This week’s lead editorial discusses the benefits and potential risks of allowing genomic information to be freely available on the internet—and supports the recent report by the US National Research Council recommending that such information should remain freely accessible to all.
The editorial comments: ‘But while free and open access to these data is a boon to science, it carries some risk: among the genome sequences freely available on the internet are those for more than 100 pathogens, including the organisms that cause anthrax, botulism, smallpox, Ebola haemorrhagic fever, and plague. It is possible that a government, a terrorist organisation, or even an individual could use data from these repositories to create novel pathogens that could be used as weapons.’
‘The current system also offers tremendous benefits. The panel, which was commissioned by US health and security officials, pointed to the recent experience with severe acute respiratory syndrome (SARS) as an example of the power of an open system. In March, 2003, WHO issued a global health alert about an atypical pneumonia in Vietnam, Hong Kong, and Guangdong Province in China. Within 6 weeks, the SARS coronavirus had been isolated and cultured, and its genome sequenced and posted on the internet. These data, freely available to all, allowed scientists around the world to begin studying this virus and its pathogenicity, led to the development of vaccine candidates and diagnostic tests, and helped guide the antiviral drug research. “Unfettered, free access to the results of life-science research . . . has served science and society well”, the panel argues, accelerating research and speeding the “life-saving benefits” of that research’.
Richard Lane | alfa
Complete skin regeneration system of fish unraveled
24.04.2018 | Tokyo Institute of Technology
Scientists generate an atlas of the human genome using stem cells
24.04.2018 | The Hebrew University of Jerusalem
At the Hannover Messe 2018, the Bundesanstalt für Materialforschung und-prüfung (BAM) will show how, in the future, astronauts could produce their own tools or spare parts in zero gravity using 3D printing. This will reduce, weight and transport costs for space missions. Visitors can experience the innovative additive manufacturing process live at the fair.
Powder-based additive manufacturing in zero gravity is the name of the project in which a component is produced by applying metallic powder layers and then...
Physicists at the Laboratory for Attosecond Physics, which is jointly run by Ludwig-Maximilians-Universität and the Max Planck Institute of Quantum Optics, have developed a high-power laser system that generates ultrashort pulses of light covering a large share of the mid-infrared spectrum. The researchers envisage a wide range of applications for the technology – in the early diagnosis of cancer, for instance.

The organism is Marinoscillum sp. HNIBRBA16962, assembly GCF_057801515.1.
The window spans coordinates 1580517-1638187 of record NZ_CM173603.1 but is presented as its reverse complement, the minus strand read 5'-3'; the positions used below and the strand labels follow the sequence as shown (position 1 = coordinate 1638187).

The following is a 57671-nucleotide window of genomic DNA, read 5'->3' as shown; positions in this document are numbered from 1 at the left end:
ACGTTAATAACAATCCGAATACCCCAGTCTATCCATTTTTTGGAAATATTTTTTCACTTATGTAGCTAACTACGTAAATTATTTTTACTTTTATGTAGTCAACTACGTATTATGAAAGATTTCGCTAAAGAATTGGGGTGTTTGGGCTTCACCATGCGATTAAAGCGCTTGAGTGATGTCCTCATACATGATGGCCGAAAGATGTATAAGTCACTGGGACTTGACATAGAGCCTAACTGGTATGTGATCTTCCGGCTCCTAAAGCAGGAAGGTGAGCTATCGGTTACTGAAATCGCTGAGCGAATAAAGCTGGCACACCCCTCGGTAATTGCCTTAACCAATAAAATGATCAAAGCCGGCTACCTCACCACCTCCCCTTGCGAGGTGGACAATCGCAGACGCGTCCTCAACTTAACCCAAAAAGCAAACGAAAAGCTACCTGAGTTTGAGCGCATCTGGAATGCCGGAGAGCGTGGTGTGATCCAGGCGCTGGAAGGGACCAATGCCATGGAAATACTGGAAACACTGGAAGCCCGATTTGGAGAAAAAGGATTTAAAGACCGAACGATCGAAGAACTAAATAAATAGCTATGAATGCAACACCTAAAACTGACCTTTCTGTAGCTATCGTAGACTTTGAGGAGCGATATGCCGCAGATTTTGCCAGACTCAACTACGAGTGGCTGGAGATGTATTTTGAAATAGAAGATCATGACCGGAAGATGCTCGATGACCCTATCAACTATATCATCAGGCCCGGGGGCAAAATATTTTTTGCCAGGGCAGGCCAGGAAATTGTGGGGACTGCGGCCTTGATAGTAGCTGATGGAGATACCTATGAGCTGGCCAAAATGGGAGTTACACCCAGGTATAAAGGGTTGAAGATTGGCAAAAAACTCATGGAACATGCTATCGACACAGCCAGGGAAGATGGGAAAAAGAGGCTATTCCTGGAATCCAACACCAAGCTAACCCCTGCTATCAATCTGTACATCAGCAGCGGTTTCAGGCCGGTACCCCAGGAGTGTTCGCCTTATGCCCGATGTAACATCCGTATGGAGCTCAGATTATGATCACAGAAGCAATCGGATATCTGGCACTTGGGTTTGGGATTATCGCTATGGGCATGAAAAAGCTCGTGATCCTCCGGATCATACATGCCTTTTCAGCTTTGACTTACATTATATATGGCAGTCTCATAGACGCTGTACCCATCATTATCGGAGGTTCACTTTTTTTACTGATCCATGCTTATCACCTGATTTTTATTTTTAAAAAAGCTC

Molecules are the building blocks of life. Like all other organisms, we are made of them. They control our biorhythm, and they can also reflect our state of...
University of Connecticut researchers have created a biodegradable composite made of silk fibers that can be used to repair broken load-bearing bones without the complications sometimes presented by other materials.
Repairing major load-bearing bones such as those in the leg can be a long and uncomfortable process.
Study published in the journal ACS Applied Materials & Interfaces is the outcome of an international effort that included teams from Dresden and Berlin in Germany, and the US.
Scientists at the Helmholtz-Zentrum Dresden-Rossendorf (HZDR) together with colleagues from the Helmholtz-Zentrum Berlin (HZB) and the University of Virginia...
Novel highly efficient and brilliant gamma-ray source: Based on model calculations, physicists of the Max PIanck Institute for Nuclear Physics in Heidelberg propose a novel method for an efficient high-brilliance gamma-ray source. A giant collimated gamma-ray pulse is generated from the interaction of a dense ultra-relativistic electron beam with a thin solid conductor. Energetic gamma-rays are copiously produced as the electron beam splits into filaments while propagating across the conductor. The resulting gamma-ray energy and flux enable novel experiments in nuclear and fundamental physics.
The typical wavelength of light interacting with an object of the microcosm scales with the size of this object. For atoms, this ranges from visible light to...
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24.04.2018 | Life Sciences
24.04.2018 | Materials Sciences
24.04.2018 | Trade Fair News